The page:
Distinct signatures of diversifying selection revealed by genome analysis of respiratory tract and invasive bacterial populations

Patrick R. Shea, Stephen B. Beres, Anthony R. Flores, Amy L. Ewbank, Javier H. Gonzalez-Lugo, Alexandro J. Martagon-Rosado, Juan C. Martinez-Gutierrez, Hina A. Rehman, Monica Serrano-Gonzalez, Nahuel Fittipaldi, Stephen D. Ayers, Paul Webb, Barbara M. Willey, Donald E. Low, James M. Musser

Research output: Contribution to journalArticlepeer-review

85 Scopus citations


Many pathogens colonize different anatomical sites, but the selective pressures contributing to survival in the diverse niches are poorly understood. Group A Streptococcus (GAS) is a humanadapted bacterium that causes a range of infections. Much effort has been expended to dissect themolecular basis of invasive (sterilesite) infections, but little is known about the genomes of strains causing pharyngitis (streptococcal "sore throat"). Additionally, there is essentially nothing known about the genetic relationships between populations of invasive and pharyngitis strains. In particular, it is unclear if invasive strains represent a distinct genetic subpopulation of strains that cause pharyngitis. We compared the genomes of 86 serotype M3 GAS pharyngitis strains with those of 215 invasive M3 strains from the same geographical location. The pharyngitis and invasive groups were highly related to each other and had virtually identical phylogenetic structures, indicating they belong to the same genetic pool. Despite the overall high degree of genetic similarity, we discovered that strains from different host environments (i.e., throat, normally sterile sites) have distinct patterns of diversifying selection at the nucleotide level. In particular, the pattern of polymorphisms in the hyaluronic acid capsule synthesis operon was especially different between the two strain populations. This finding was mirrored by data obtained from full-genome analysis of strains sequentially cultured from nonhuman primates. Our results answer the long-standing question of the genetic relationship between GAS pharyngitis and invasive strains. The data provide previously undescribed information about the evolutionary history of pathogenic microbes that cause disease in different anatomical sites.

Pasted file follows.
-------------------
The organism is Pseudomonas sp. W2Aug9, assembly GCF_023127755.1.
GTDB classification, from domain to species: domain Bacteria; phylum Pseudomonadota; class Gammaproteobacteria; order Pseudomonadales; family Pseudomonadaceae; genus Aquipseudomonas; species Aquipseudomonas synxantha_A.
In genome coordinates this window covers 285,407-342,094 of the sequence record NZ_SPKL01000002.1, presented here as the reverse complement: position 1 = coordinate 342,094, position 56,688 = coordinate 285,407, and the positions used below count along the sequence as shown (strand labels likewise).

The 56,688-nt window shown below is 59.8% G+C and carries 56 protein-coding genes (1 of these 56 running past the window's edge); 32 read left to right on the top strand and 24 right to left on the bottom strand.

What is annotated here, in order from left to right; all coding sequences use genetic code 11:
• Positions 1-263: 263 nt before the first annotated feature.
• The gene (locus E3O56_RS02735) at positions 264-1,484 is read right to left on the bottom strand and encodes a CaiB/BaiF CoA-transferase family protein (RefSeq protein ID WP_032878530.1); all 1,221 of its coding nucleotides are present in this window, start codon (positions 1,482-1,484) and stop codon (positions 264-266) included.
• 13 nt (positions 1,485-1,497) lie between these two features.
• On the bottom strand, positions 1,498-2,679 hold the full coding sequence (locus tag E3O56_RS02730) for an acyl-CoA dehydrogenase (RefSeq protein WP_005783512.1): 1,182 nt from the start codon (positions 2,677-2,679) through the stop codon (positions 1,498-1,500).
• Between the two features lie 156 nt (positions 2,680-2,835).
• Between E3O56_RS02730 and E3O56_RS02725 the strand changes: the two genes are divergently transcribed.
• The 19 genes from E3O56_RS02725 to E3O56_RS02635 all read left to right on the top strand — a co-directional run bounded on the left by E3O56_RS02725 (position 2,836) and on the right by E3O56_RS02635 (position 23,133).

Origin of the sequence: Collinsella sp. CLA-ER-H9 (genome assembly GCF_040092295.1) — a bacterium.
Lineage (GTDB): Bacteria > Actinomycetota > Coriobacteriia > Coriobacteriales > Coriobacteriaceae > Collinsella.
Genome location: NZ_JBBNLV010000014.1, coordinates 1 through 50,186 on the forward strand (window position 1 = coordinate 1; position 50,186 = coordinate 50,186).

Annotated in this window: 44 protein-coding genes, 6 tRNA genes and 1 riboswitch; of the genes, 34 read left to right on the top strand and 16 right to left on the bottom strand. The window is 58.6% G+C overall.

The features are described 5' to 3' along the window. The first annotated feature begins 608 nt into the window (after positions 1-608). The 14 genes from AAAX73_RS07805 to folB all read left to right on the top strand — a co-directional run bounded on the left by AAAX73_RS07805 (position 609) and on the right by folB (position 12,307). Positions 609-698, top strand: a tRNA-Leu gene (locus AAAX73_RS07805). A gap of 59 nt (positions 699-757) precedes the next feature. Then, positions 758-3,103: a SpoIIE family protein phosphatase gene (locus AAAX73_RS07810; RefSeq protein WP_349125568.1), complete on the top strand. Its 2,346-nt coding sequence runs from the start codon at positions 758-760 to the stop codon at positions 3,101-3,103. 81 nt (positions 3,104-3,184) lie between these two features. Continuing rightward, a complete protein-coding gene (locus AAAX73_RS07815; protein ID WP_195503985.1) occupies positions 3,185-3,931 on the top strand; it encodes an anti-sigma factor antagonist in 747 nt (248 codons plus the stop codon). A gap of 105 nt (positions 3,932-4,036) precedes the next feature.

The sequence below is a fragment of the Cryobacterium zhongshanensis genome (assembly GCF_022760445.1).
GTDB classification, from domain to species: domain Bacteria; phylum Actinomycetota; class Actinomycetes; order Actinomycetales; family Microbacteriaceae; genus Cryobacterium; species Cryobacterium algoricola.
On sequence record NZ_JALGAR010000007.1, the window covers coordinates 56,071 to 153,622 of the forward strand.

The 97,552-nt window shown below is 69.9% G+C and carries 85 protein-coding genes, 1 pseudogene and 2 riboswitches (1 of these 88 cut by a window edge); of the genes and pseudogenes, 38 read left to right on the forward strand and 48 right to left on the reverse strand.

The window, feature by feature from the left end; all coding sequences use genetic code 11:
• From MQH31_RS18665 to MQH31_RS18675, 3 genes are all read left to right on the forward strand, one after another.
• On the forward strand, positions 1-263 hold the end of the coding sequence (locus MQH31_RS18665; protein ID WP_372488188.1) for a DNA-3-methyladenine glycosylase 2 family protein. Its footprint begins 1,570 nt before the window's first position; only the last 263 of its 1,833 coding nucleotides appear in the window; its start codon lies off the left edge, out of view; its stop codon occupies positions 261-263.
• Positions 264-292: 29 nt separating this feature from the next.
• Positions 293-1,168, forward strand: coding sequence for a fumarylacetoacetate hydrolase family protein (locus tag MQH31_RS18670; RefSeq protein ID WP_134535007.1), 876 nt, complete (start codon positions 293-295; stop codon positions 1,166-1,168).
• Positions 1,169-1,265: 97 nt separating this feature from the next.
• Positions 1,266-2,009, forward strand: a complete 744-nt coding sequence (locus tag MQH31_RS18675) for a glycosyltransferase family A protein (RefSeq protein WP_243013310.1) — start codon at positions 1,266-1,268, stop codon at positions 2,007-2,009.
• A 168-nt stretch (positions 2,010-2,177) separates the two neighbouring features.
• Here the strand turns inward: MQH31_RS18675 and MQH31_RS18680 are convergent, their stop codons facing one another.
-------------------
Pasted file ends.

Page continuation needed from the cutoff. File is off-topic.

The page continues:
Original languageEnglish (US)
Pages (from-to)5039-5044
Number of pages6
JournalProceedings of the National Academy of Sciences of the United States of America
Issue number12
StatePublished - Mar 22 2011


  • Genomics
  • Infectious disease
  • Microevolution
  • Pathogenomics
  • Population genetics

ASJC Scopus subject areas

  • General


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